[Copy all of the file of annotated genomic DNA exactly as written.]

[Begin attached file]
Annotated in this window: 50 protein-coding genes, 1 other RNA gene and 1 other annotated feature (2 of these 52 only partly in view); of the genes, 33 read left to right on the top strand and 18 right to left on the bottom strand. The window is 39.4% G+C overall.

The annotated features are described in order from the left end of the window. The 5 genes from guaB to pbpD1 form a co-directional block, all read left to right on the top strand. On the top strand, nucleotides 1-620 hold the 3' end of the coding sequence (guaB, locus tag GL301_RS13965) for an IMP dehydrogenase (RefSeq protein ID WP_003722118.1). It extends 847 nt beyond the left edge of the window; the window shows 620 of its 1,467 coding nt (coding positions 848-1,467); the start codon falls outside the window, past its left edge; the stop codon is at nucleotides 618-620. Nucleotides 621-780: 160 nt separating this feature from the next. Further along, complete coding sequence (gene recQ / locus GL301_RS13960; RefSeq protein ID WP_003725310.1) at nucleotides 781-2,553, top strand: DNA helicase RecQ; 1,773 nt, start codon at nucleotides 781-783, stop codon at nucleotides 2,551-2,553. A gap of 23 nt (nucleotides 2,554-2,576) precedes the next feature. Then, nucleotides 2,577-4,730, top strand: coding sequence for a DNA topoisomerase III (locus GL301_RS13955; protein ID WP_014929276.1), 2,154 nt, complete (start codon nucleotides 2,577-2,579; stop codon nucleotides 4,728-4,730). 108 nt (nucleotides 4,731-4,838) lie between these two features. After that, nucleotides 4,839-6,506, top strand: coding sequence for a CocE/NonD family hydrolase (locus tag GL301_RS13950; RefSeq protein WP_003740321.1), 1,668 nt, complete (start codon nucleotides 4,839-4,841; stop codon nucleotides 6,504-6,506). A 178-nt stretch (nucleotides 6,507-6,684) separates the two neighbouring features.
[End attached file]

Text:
Annotated in this window: 50 protein-coding genes, 1 other RNA gene and 1 other annotated feature (2 of these 52 only partly in view); of the genes, 33 read left to right on the top strand and 18 right to left on the bottom strand. The window is 39.4% G+C overall.

The annotated features are described in order from the left end of the window. The 5 genes from guaB to pbpD1 form a co-directional block, all read left to right on the top strand. On the top strand, nucleotides 1-620 hold the 3' end of the coding sequence (guaB, locus tag GL301_RS13965) for an IMP dehydrogenase (RefSeq protein ID WP_003722118.1). It extends 847 nt beyond the left edge of the window; the window shows 620 of its 1,467 coding nt (coding positions 848-1,467); the start codon falls outside the window, past its left edge; the stop codon is at nucleotides 618-620. Nucleotides 621-780: 160 nt separating this feature from the next. Further along, complete coding sequence (gene recQ / locus GL301_RS13960; RefSeq protein ID WP_003725310.1) at nucleotides 781-2,553, top strand: DNA helicase RecQ; 1,773 nt, start codon at nucleotides 781-783, stop codon at nucleotides 2,551-2,553. A gap of 23 nt (nucleotides 2,554-2,576) precedes the next feature. Then, nucleotides 2,577-4,730, top strand: coding sequence for a DNA topoisomerase III (locus GL301_RS13955; protein ID WP_014929276.1), 2,154 nt, complete (start codon nucleotides 2,577-2,579; stop codon nucleotides 4,728-4,730). 108 nt (nucleotides 4,731-4,838) lie between these two features. After that, nucleotides 4,839-6,506, top strand: coding sequence for a CocE/NonD family hydrolase (locus tag GL301_RS13950; RefSeq protein WP_003740321.1), 1,668 nt, complete (start codon nucleotides 4,839-4,841; stop codon nucleotides 6,504-6,506). A 178-nt stretch (nucleotides 6,507-6,684) separates the two neighbouring features.